Second, broad based tax relief should focus first on personal income taxes.

Third, the business tax system must be internationally competitive.

Finally, broad based relief should not be funded with borrowed money.

In other words, the type and size of any tax action we take must be managed so as to never endanger our continuing commitments to balanced budgets. These are the principles that have governed our actions.

The Budget March 27th, 2000

Mr. Speaker, I am very glad that the member from the NDP has brought up health care funding once again. Indeed the figures speak for themselves. This is the fourth consecutive increase in Canada health and social transfers by the government. We are now surpassing the levels of the pre-cutback years.

When the government took office in 1993-94 a total of $37.429 billion were going to the provinces in Canada health and social transfers. This year it will be $39.399 billion or over $2 billion more. The $2.5 billion we have added to this year's budget will help the provinces.

As the Minister of Health said it will take more than money. It will take innovative solutions from every province. It will take health care ministers from across Canada getting together to come up with ways in which we can better fund and deal with the health care crisis we are currently facing and the provinces are trying to manage their way out of.

The Budget March 27th, 2000

Mr. Speaker, I would be very pleased to respond to that question. One does not have to look too far into the headlines today in North America, both in Canada and the United States, to know that gun control is a very important issue. It is an important issue of safety for all Canadians. I make absolutely no apologies. No one in the House should take the position that gun ownership is something that we ought to be promoting in the way in which that party promotes it.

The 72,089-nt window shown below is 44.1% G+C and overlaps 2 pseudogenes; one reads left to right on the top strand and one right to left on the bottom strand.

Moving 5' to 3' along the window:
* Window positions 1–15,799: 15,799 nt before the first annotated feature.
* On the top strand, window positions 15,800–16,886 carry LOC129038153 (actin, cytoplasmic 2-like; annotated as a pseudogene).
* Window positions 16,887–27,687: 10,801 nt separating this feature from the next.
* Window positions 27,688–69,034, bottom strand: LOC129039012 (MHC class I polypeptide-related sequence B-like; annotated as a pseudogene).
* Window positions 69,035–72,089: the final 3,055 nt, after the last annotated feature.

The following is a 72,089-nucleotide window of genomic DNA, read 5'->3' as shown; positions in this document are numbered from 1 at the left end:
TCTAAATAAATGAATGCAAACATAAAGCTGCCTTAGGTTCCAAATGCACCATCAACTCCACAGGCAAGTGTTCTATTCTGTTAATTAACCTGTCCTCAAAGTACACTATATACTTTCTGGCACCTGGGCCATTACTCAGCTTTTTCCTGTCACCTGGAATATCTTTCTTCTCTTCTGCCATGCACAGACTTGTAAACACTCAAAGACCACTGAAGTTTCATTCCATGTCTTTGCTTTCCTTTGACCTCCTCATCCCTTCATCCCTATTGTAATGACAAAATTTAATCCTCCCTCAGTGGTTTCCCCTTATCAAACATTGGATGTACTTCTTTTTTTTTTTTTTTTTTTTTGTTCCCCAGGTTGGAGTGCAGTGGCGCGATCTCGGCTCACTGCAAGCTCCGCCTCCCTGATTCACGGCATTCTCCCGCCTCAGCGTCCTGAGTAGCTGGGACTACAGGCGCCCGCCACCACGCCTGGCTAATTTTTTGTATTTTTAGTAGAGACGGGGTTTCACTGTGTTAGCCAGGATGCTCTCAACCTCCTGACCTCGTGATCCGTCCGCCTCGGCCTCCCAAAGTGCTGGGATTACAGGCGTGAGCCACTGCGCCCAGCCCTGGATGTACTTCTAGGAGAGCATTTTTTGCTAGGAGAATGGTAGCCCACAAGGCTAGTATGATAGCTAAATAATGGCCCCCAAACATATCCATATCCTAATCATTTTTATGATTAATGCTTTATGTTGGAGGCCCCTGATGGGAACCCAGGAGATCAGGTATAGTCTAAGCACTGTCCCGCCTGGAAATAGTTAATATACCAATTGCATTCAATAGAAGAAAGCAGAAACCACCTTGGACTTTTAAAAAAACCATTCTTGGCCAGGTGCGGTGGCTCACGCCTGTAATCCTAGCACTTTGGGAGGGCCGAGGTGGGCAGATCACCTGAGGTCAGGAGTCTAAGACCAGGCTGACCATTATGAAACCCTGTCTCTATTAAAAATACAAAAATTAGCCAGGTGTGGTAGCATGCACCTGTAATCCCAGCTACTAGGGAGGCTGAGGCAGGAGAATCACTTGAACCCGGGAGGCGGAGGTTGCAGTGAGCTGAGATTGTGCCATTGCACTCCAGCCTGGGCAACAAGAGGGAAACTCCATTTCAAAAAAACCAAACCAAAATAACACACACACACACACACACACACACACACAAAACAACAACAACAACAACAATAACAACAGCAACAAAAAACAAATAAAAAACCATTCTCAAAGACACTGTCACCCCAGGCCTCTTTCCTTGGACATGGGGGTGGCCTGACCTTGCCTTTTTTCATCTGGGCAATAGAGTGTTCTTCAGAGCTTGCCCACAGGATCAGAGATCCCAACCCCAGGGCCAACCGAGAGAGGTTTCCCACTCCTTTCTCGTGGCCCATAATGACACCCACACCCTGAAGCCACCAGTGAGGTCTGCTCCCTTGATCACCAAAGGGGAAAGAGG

Certainly people have a right to own guns for certain purposes, hunters, for example, and so on. However we have more than a right; we have a responsibility. When we are talking about responsible gun ownership, no responsible gun owner can possibly complain about the fact that we want to put controls on these very deadly, dangerous weapons to ensure that they do not get into the wrong hands and to ensure that we know where they are and we can protect not only the children in schools but people on the streets and in their homes. I make no apology.

The Budget March 27th, 2000

Mr. Speaker, after watching the Minister of Finance previously deliver six innovative budgets from outside the Chamber, it is an honour for me to stand here today to speak in favour of his seventh budget and to participate in the budget debate.

When I decided to speak in support of this budget, I thought back to a time when federal budgets focused on deficits and a ballooning national debt while Canadians had to deal with deep spending cuts; a time when the tax burden on Canadians, particularly low and middle income Canadians, was increasing at an alarming rate; a time when the national unemployment rate was over 11%; a time when Canadians were worried about their future and the prospects for their children.

Today we have a federal budget that is able to address very different issues. Under the leadership of the Prime Minister and the Minister of Finance, we have a budget today that allows the government to build on the foundation secured by the many sacrifices made by Canadians in Windsor—St. Clair and across Canada.

This budget, the first of the new millennium, takes decisive action to take advantage of Canada's better finances to improve our lives. The balanced approach of this budget works to return hard earned income to Canadians, improve the quality of life for Canadians, prepare the Canadian economy for the new millennium and make our workplaces more productive and competitive.

The balanced approach of this budget addresses several areas of concern and challenges facing this country. Since I only have a few minutes I cannot highlight the entire budget but one area which I would like to discuss today is that of tax relief.

Tax relief is a very important issue in my riding of Windsor—St. Clair. Since my election last April, many of my constituents have told me that tax relief is important in order to improve their quality of life. This budget goes a long way to address this concern by approaching tax relief in a fair and balanced manner.